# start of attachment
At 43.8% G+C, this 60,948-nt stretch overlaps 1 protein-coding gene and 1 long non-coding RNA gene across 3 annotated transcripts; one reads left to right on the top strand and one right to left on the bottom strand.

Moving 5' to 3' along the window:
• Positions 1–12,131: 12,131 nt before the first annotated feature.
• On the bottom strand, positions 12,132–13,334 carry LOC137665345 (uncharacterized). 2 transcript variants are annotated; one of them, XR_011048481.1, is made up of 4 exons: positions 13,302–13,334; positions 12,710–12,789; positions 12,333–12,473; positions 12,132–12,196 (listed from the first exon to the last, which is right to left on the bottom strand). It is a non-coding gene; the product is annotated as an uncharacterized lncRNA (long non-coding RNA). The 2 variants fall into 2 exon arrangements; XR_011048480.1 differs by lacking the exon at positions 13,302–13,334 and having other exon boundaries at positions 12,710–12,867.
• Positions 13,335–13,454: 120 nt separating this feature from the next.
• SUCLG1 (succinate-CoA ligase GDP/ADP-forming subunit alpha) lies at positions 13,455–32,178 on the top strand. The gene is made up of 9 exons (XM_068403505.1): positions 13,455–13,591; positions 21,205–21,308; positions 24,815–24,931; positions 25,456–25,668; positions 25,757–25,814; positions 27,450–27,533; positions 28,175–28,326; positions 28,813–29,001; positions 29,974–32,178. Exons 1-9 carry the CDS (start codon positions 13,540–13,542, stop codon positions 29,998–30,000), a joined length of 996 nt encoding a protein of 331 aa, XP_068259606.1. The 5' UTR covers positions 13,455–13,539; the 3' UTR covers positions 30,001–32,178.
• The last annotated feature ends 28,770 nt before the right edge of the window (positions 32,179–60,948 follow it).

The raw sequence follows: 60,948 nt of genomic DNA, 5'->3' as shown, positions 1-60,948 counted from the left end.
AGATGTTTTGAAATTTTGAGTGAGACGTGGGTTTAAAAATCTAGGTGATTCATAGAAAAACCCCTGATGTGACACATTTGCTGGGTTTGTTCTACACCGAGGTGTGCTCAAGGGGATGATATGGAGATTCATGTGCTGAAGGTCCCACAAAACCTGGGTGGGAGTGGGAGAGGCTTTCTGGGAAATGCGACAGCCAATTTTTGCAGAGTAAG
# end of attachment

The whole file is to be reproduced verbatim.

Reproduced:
At 43.8% G+C, this 60,948-nt stretch overlaps 1 protein-coding gene and 1 long non-coding RNA gene across 3 annotated transcripts; one reads left to right on the top strand and one right to left on the bottom strand.

Moving 5' to 3' along the window:
• Positions 1–12,131: 12,131 nt before the first annotated feature.
• On the bottom strand, positions 12,132–13,334 carry LOC137665345 (uncharacterized). 2 transcript variants are annotated; one of them, XR_011048481.1, is made up of 4 exons: positions 13,302–13,334; positions 12,710–12,789; positions 12,333–12,473; positions 12,132–12,196 (listed from the first exon to the last, which is right to left on the bottom strand). It is a non-coding gene; the product is annotated as an uncharacterized lncRNA (long non-coding RNA). The 2 variants fall into 2 exon arrangements; XR_011048480.1 differs by lacking the exon at positions 13,302–13,334 and having other exon boundaries at positions 12,710–12,867.
• Positions 13,335–13,454: 120 nt separating this feature from the next.
• SUCLG1 (succinate-CoA ligase GDP/ADP-forming subunit alpha) lies at positions 13,455–32,178 on the top strand. The gene is made up of 9 exons (XM_068403505.1): positions 13,455–13,591; positions 21,205–21,308; positions 24,815–24,931; positions 25,456–25,668; positions 25,757–25,814; positions 27,450–27,533; positions 28,175–28,326; positions 28,813–29,001; positions 29,974–32,178. Exons 1-9 carry the CDS (start codon positions 13,540–13,542, stop codon positions 29,998–30,000), a joined length of 996 nt encoding a protein of 331 aa, XP_068259606.1. The 5' UTR covers positions 13,455–13,539; the 3' UTR covers positions 30,001–32,178.
• The last annotated feature ends 28,770 nt before the right edge of the window (positions 32,179–60,948 follow it).

The raw sequence follows: 60,948 nt of genomic DNA, 5'->3' as shown, positions 1-60,948 counted from the left end.
AGATGTTTTGAAATTTTGAGTGAGACGTGGGTTTAAAAATCTAGGTGATTCATAGAAAAACCCCTGATGTGACACATTTGCTGGGTTTGTTCTACACCGAGGTGTGCTCAAGGGGATGATATGGAGATTCATGTGCTGAAGGTCCCACAAAACCTGGGTGGGAGTGGGAGAGGCTTTCTGGGAAATGCGACAGCCAATTTTTGCAGAGTAAG